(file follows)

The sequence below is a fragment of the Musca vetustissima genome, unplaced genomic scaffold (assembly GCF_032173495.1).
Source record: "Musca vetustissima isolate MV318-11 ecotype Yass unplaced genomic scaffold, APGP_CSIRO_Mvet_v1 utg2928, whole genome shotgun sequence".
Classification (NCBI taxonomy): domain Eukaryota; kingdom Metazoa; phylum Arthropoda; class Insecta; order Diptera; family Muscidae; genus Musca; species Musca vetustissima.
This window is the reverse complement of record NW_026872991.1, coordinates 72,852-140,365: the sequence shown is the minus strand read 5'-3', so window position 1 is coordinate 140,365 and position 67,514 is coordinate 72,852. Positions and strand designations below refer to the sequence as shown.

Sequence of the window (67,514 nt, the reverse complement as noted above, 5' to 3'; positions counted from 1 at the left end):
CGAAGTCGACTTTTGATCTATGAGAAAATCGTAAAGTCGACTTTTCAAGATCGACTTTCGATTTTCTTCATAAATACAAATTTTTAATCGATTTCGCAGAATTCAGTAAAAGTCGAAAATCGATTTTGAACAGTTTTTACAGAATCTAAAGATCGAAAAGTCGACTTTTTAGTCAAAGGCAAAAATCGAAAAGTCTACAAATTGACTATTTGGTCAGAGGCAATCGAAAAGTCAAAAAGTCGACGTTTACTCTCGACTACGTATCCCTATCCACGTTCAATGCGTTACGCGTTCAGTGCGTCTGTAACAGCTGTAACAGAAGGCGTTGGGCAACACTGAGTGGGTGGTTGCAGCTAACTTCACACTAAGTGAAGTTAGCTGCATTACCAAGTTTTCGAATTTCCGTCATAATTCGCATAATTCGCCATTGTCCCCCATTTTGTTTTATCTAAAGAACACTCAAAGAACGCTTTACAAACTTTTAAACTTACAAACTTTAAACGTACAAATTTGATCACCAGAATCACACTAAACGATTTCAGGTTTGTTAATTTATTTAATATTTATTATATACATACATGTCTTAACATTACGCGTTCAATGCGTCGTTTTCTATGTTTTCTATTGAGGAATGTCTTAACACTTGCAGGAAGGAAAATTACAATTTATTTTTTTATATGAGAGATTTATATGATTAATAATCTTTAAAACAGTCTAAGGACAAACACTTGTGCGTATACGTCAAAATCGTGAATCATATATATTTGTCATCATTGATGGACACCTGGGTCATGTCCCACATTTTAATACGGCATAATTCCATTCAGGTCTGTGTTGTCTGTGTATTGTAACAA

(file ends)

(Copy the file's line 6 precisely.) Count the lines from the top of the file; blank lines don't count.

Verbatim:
CGAAGTCGACTTTTGATCTATGAGAAAATCGTAAAGTCGACTTTTCAAGATCGACTTTCGATTTTCTTCATAAATACAAATTTTTAATCGATTTCGCAGAATTCAGTAAAAGTCGAAAATCGATTTTGAACAGTTTTTACAGAATCTAAAGATCGAAAAGTCGACTTTTTAGTCAAAGGCAAAAATCGAAAAGTCTACAAATTGACTATTTGGTCAGAGGCAATCGAAAAGTCAAAAAGTCGACGTTTACTCTCGACTACGTATCCCTATCCACGTTCAATGCGTTACGCGTTCAGTGCGTCTGTAACAGCTGTAACAGAAGGCGTTGGGCAACACTGAGTGGGTGGTTGCAGCTAACTTCACACTAAGTGAAGTTAGCTGCATTACCAAGTTTTCGAATTTCCGTCATAATTCGCATAATTCGCCATTGTCCCCCATTTTGTTTTATCTAAAGAACACTCAAAGAACGCTTTACAAACTTTTAAACTTACAAACTTTAAACGTACAAATTTGATCACCAGAATCACACTAAACGATTTCAGGTTTGTTAATTTATTTAATATTTATTATATACATACATGTCTTAACATTACGCGTTCAATGCGTCGTTTTCTATGTTTTCTATTGAGGAATGTCTTAACACTTGCAGGAAGGAAAATTACAATTTATTTTTTTATATGAGAGATTTATATGATTAATAATCTTTAAAACAGTCTAAGGACAAACACTTGTGCGTATACGTCAAAATCGTGAATCATATATATTTGTCATCATTGATGGACACCTGGGTCATGTCCCACATTTTAATACGGCATAATTCCATTCAGGTCTGTGTTGTCTGTGTATTGTAACAA